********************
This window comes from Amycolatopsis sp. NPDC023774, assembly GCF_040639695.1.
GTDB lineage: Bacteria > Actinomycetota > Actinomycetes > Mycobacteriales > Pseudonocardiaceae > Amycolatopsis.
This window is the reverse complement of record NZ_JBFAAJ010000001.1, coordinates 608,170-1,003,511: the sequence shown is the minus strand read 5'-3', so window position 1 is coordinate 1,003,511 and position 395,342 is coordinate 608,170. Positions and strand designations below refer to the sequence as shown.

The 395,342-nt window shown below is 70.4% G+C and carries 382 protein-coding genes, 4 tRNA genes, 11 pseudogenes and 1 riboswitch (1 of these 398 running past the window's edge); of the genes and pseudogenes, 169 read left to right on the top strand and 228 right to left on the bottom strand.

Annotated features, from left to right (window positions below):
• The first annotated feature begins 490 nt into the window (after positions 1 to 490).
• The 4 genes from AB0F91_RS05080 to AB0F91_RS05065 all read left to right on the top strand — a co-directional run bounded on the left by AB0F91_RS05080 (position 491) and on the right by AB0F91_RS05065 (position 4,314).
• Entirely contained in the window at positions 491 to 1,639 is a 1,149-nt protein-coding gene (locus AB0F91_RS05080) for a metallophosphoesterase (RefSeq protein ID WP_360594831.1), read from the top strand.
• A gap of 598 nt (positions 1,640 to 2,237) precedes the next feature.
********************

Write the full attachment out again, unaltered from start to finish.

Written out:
This window comes from Amycolatopsis sp. NPDC023774, assembly GCF_040639695.1.
GTDB lineage: Bacteria > Actinomycetota > Actinomycetes > Mycobacteriales > Pseudonocardiaceae > Amycolatopsis.
This window is the reverse complement of record NZ_JBFAAJ010000001.1, coordinates 608,170-1,003,511: the sequence shown is the minus strand read 5'-3', so window position 1 is coordinate 1,003,511 and position 395,342 is coordinate 608,170. Positions and strand designations below refer to the sequence as shown.

The 395,342-nt window shown below is 70.4% G+C and carries 382 protein-coding genes, 4 tRNA genes, 11 pseudogenes and 1 riboswitch (1 of these 398 running past the window's edge); of the genes and pseudogenes, 169 read left to right on the top strand and 228 right to left on the bottom strand.

Annotated features, from left to right (window positions below):
• The first annotated feature begins 490 nt into the window (after positions 1 to 490).
• The 4 genes from AB0F91_RS05080 to AB0F91_RS05065 all read left to right on the top strand — a co-directional run bounded on the left by AB0F91_RS05080 (position 491) and on the right by AB0F91_RS05065 (position 4,314).
• Entirely contained in the window at positions 491 to 1,639 is a 1,149-nt protein-coding gene (locus AB0F91_RS05080) for a metallophosphoesterase (RefSeq protein ID WP_360594831.1), read from the top strand.
• A gap of 598 nt (positions 1,640 to 2,237) precedes the next feature.